Documentation

This is machine translation

Translated by Microsoft
Mouseover text to see original. Click the button below to return to the English verison of the page.

Note: This page has been translated by MathWorks. Please click here
To view all translated materals including this page, select Japan from the country navigator on the bottom of this page.

Modeling a High-Speed Backplane (Part 5: Rational Function to a Verilog-A Module)

This example shows how to use RF Toolbox™ functions to generate a Verilog-A module that models the high-level behavior of a high-speed backplane. First, it reads the single-ended 4-port S-parameters for a differential high-speed backplane and converts them to 2-port differential S-parameters. Then, it computes the transfer function of the differential circuit and fits a rational function to the transfer function. Next, the example exports a Verilog-A module that describes the model. Finally, it plots the unit step response of the generated Verilog-A module in a third-party circuit simulation tool.

Use a Rational Function Object to Describe the High-Level Behavior of a High-Speed Backplane

Read a Touchstone® data file, default.s4p, into an sparameters object. The parameters in this data file are the 50-ohm S-parameters of a single-ended 4-port passive circuit, measured at 1496 frequencies ranging from 50 MHz to 15 GHz. Then, extract the single-ended 4-port S-parameters from the data stored in the Parameters property of the sparameters object, use the s2sdd function to convert them to differential 2-port S-parameters, and use the s2tf function to compute the transfer function of the differential circuit. Then, use the rationalfit function to generate an rfmodel.rational object that describes the high-level behavior of this high-speed backplane. The rfmodel.rational object is a rational function object that expresses the circuit's transfer function in closed form using poles, residues, and other parameters, as described in the rationalfit reference page.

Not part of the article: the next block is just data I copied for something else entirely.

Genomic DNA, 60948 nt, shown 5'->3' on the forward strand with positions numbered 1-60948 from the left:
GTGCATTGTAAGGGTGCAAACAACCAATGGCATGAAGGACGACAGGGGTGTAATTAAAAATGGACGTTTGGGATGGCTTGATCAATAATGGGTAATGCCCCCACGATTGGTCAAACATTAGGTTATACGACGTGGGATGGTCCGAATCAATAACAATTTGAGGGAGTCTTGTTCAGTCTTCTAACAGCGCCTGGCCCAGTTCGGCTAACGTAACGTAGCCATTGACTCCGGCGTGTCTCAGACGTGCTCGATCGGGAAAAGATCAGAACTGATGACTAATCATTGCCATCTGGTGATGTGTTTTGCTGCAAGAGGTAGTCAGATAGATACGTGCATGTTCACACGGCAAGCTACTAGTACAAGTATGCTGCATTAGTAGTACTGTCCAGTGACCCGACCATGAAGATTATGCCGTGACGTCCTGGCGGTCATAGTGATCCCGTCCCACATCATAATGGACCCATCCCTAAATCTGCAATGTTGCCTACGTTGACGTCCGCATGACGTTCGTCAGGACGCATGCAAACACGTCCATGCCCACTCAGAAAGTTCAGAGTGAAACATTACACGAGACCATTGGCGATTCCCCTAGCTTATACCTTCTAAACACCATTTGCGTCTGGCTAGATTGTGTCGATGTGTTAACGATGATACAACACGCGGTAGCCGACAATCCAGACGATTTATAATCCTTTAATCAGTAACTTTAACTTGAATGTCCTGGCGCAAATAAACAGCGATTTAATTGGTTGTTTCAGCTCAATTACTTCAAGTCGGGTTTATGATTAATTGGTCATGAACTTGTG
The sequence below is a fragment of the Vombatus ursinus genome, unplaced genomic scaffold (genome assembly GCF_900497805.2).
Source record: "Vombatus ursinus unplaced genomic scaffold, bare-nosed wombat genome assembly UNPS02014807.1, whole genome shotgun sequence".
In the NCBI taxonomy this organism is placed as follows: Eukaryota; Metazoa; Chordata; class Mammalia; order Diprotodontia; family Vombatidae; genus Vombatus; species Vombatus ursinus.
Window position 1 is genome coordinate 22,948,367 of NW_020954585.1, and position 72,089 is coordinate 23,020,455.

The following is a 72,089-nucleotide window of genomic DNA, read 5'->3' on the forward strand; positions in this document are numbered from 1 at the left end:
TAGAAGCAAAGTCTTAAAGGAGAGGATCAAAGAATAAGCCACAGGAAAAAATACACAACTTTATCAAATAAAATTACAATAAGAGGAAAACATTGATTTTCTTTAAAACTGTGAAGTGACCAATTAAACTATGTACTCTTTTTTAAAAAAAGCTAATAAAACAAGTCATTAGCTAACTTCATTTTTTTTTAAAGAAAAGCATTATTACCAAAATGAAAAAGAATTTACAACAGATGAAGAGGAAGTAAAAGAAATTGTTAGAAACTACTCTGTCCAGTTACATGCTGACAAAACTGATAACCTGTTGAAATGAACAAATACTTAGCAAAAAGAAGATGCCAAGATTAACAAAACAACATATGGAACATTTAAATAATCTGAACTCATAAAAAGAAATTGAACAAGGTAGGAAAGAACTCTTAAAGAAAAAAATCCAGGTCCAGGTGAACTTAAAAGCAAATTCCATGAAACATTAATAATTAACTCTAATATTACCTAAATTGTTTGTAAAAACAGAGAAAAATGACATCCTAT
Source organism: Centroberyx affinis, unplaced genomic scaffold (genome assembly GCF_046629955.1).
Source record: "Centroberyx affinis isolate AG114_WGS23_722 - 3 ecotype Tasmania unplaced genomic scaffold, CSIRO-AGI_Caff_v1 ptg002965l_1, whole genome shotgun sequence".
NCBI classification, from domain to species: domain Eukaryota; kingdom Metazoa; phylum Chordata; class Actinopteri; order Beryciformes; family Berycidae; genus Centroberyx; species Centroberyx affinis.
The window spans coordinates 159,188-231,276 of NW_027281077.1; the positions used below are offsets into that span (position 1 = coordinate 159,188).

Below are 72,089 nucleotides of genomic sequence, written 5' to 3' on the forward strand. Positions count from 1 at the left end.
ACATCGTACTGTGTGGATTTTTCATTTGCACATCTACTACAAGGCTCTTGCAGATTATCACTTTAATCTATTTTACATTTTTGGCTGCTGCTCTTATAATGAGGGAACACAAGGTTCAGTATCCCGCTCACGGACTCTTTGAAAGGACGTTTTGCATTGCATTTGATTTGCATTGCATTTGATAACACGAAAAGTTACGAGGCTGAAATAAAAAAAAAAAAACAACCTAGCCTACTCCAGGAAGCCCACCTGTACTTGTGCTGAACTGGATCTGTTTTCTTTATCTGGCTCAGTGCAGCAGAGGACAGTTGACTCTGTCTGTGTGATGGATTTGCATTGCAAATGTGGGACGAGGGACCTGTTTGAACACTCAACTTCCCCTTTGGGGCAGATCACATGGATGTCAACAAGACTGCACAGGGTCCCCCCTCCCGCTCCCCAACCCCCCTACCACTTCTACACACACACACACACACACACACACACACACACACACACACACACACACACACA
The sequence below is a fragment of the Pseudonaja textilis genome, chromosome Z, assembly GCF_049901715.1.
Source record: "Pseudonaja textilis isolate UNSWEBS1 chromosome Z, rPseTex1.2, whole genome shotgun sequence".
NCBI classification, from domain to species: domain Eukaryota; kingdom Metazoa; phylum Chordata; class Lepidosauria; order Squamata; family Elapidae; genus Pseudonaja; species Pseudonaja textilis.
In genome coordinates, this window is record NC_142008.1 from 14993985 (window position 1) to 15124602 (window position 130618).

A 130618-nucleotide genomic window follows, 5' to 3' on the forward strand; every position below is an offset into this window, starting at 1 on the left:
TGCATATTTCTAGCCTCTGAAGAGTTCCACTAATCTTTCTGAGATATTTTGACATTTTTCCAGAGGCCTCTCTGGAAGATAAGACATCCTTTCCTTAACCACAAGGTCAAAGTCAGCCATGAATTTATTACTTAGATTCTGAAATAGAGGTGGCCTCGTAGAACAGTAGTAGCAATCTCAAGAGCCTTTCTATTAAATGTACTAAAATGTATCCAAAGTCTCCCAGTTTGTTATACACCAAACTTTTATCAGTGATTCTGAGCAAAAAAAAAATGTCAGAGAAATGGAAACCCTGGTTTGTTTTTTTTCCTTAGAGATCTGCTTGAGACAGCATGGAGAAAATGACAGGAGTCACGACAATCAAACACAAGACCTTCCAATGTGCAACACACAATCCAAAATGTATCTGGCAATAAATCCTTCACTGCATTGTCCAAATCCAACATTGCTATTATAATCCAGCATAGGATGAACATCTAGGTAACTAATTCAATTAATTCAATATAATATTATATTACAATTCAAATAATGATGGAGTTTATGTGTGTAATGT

filename = 'default.s4p';
backplane = sparameters(filename);
data = backplane.Parameters;
freq = backplane.Frequencies;
z0 = backplane.Impedance;

Convert to 2-port differential S-parameters.

diffdata = s2sdd(data);
diffz0 = 2*z0;
difftf = s2tf(diffdata,diffz0,diffz0,diffz0);

Fit the differential transfer function into a rational function.

fittol = -30;           % Rational fitting tolerance in dB
delayfactor = 0.9;                % Delay factor
rationalfunc = rationalfit(freq,difftf,fittol,'DelayFactor',delayfactor)
rationalfunc = 

   rfmodel.rational with properties:

        A: [20x1 double]
        C: [20x1 double]
        D: 0
    Delay: 6.0172e-09
     Name: 'Rational Function'

Export the Rational Function Object as a Verilog-A Module

Use the writeva method of the rfmodel.rational object to export the rational function object as a Verilog-A module, called samplepassive1, that describes the rational model. The input and output nets of samplepassive1 are called line_in and line_out. The predefined Verilog-A discipline, electrical, describes the attributes of these nets. The format of numeric values, such as the Laplace transform numerator and denominator coefficients, is %12.10e. The electrical discipline is defined in the file disciplines.vams, which is included in the beginning of the samplepassive1.va file.

workingdir = tempname;
mkdir(workingdir)
writeva(rationalfunc, fullfile(workingdir,'samplepassive1'), ...